As It Happens

Archaeologists discover mysterious geoglyphs​ and 81 lost settlements in the Amazon

A massive new archaeological discovery has upended the long-held belief that pre-Columbian people never lived in the tropical forest away from river systems.

1 million people may have lived in the Brazilian region previously thought nearly uninhabited

Archaeologists have discovered earthen geoglyphs and the remnants of 81 long-lost villages in the Brazilian rainforest. (Jose Iriarte/University of Exeter)

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The Amazon rainforest may have once been much more densely populated than previously believed.

Archeologists from the University of Exter have discovered the remnants of 81 villages interconnected by roads deep in the tropical forest of what is now Brazil — long before the arrival of European colonizers. 

The villages are likely just a fraction of the settlements stretched across 1,800 kilometres of the Amazon between the Juruena and Aripuana rivers — an area that may have been home to one million people, according to the study published Tuesday in the journal Nature Communications.

So how did such a vast network of communities go unnoticed before?

"There is very little research in many areas of the Amazon. The Amazon is huge," archeologist Jonas Gregorio de Souza told As It Happens host Carol Off. 

"Many of the sites have only been discovered recently due to the advance of the agricultural and cattle ranching practices in the Amazon. So it's kind of ironic that thanks to modern deforestation, we are actually being able to find the sites now."

Cows graze on deforested Amazon rainforest next to another tract recently cleared and burned near the city of Novo Progresso, Brazil, in 2013. Agriculture in the Amazon has facilitated archaeological discoveries in recent years. (Nacho Doce/Reuters)

The settlements are deep in the forest, far from any major rivers where human activity is usually found.

Their existence contrasts with the long-held belief among archeologists that the inner-areas of rainforest were largely untouched by human activity in pre-Columbian times. 

But the findings do match up with historical accounts, de Souza said. In fact, that's what brought them to the region. 

"Travellers described this region of Aripuana river as being full of large villages connected by roads," he said.

"So we were hoping to find also the archeological correlates of these villages."

Who were they?

The area appears to have been continuously occupied between 1250 and 1500, the study found.

The presence of a dark and fertile soil that's formed only through long-term human occupation suggests these were permanent communities — not temporary settlements created by nomadic peoples. 

Jonas Gregorio de Souza stands in a ditch discovered in the Amazon rainforest — which archaeologists say was far more densely populated in pre-Columbian times than previously believed. (Jose Iriarte/University of Exeter)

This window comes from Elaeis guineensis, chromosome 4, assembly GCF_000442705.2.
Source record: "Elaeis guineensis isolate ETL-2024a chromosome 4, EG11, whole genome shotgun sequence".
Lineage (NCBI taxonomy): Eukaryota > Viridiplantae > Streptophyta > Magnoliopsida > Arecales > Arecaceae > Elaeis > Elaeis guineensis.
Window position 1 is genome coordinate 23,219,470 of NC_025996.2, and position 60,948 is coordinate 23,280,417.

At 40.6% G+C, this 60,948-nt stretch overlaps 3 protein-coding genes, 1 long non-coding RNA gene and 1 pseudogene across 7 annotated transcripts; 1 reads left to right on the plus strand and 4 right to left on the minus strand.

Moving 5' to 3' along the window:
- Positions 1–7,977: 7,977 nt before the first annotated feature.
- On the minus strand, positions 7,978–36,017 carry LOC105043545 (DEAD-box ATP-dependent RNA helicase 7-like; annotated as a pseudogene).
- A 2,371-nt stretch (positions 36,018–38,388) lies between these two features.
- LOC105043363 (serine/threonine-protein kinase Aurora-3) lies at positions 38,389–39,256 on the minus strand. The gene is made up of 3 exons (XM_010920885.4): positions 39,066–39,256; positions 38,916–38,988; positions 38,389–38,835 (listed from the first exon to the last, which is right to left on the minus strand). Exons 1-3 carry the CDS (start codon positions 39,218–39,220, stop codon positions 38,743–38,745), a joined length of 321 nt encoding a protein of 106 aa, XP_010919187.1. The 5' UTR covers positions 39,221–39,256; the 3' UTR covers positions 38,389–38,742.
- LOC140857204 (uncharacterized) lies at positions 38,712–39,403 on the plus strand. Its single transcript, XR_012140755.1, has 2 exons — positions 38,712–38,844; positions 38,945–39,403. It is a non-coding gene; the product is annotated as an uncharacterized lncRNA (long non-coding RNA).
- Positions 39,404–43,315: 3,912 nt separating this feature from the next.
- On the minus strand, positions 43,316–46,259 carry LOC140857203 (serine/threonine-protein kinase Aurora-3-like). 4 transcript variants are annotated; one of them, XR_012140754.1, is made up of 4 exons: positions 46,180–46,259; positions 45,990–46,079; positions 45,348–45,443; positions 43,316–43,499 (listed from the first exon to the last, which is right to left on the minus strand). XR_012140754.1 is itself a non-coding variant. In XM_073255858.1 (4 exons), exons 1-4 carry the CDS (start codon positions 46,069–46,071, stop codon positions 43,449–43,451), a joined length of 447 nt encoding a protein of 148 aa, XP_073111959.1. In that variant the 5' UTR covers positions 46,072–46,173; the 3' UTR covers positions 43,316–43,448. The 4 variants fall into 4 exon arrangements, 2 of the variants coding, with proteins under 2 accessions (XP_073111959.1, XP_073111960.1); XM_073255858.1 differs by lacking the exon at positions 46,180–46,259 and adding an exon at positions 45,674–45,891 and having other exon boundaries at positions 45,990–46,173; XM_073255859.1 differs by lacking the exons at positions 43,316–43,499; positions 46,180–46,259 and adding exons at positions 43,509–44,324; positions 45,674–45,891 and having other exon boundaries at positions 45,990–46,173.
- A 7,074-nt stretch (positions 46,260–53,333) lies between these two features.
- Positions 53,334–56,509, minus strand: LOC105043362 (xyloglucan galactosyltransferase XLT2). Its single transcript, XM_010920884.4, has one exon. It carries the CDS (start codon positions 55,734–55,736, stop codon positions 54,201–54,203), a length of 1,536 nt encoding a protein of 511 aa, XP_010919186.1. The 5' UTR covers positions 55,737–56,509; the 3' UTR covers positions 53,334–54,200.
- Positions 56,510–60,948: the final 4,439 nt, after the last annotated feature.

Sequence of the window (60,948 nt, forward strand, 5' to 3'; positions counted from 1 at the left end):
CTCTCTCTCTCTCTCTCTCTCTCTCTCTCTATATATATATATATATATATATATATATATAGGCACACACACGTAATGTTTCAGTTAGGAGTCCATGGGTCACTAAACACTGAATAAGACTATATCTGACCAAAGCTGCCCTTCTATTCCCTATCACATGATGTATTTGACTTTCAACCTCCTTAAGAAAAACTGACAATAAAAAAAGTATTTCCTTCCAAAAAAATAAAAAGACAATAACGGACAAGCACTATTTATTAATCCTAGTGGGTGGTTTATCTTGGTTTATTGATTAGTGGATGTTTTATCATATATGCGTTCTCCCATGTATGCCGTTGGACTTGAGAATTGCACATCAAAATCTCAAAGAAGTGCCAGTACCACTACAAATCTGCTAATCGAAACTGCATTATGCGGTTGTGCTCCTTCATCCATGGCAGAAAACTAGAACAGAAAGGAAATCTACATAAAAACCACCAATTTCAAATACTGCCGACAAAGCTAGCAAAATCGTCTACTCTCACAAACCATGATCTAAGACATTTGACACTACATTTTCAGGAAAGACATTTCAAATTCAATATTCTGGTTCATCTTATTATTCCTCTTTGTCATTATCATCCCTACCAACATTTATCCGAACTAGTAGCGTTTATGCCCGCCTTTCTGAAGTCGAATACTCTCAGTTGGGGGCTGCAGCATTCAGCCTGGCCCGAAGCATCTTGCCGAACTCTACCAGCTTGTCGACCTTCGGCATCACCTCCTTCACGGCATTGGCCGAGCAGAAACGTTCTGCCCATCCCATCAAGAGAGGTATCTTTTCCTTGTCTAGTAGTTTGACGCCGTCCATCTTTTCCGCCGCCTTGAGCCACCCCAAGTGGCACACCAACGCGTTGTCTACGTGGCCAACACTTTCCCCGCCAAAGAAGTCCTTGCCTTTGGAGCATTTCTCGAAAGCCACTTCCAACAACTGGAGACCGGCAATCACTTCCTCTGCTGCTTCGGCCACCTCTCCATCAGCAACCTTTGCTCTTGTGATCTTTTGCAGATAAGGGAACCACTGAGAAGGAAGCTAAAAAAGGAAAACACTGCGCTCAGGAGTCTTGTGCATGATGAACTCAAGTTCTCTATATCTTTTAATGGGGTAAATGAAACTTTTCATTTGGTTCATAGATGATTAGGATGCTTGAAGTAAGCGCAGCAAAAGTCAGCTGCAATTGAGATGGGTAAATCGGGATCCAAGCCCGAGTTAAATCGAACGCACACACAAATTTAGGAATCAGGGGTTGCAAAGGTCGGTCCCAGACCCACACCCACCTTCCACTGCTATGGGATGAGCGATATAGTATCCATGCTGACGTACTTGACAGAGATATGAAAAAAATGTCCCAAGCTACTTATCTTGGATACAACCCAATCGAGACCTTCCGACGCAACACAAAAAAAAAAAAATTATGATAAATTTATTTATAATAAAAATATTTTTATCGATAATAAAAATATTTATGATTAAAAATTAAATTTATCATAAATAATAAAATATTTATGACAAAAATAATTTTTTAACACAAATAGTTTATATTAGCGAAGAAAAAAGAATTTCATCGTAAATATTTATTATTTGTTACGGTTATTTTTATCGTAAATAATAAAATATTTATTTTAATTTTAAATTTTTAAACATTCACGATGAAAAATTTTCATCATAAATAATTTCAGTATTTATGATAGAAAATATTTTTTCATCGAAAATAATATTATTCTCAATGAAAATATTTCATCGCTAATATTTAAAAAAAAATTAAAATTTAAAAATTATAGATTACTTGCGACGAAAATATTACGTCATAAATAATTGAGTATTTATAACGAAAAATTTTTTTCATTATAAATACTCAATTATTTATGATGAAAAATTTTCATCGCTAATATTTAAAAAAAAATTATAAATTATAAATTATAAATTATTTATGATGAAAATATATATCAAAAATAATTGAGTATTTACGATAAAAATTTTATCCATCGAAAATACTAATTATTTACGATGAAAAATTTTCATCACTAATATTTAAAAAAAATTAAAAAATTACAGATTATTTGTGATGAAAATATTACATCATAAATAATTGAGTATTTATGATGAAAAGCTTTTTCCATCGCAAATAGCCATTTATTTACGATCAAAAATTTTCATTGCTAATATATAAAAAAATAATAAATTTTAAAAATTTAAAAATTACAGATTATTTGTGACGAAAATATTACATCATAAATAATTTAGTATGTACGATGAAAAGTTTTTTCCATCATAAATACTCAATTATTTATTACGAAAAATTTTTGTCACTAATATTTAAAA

De Souza said they likely lived in homes made from straw and leaves, similar to those of modern Amazonian tribes, which explains why no remnants of structures were found.

These early occupants probably farmed a variety of crops, including cacao trees, sweet potatoes and maize, de Souza said.

Their villages were separate and likely diverse, with a mosaic of people speaking varied languages, the researchers say.

Mysterious geoglyphs​

One thing the villages have in common is the presence of "earthworks" called geoglyphs — ditches dug into the shapes of squares, circles and hexagons.

The study shows there are 1,300 of these geoglyphs across 400,000 square kilometres of the Amazon. The smallest is 30 metres across, while the largest is almost 400 metres.

Aerial surveys revealed geoglyphs in the Amazon forest. The geometric shapes are trenches carved into the ground. (Jose Iriarte/University of Exeter)

It's not clear what they were for, but de Souza suggested some may have been used for protection.

"These sites are fortified settlements," he said.

"If the structures that we found, the ditches around the settlements, are the fences, then it's very likely that there might have been a large degree of warfare."

What happened to them?

De Souza said it's very likely these populations would have already been suffering from outbreaks of disease before Europeans in the area.

"Populations that had contact with the Europeans were spreading the diseases to those that still hadn't," de Souza said.

"When the Portuguese finally arrived in the region, then you have direct violence and genocide and slavery to a population that probably was already dwindling as a consequence of diseases for which they had no antibodies."

Written by Sheena Goodyear. Interview produced by Imogen Birchard.


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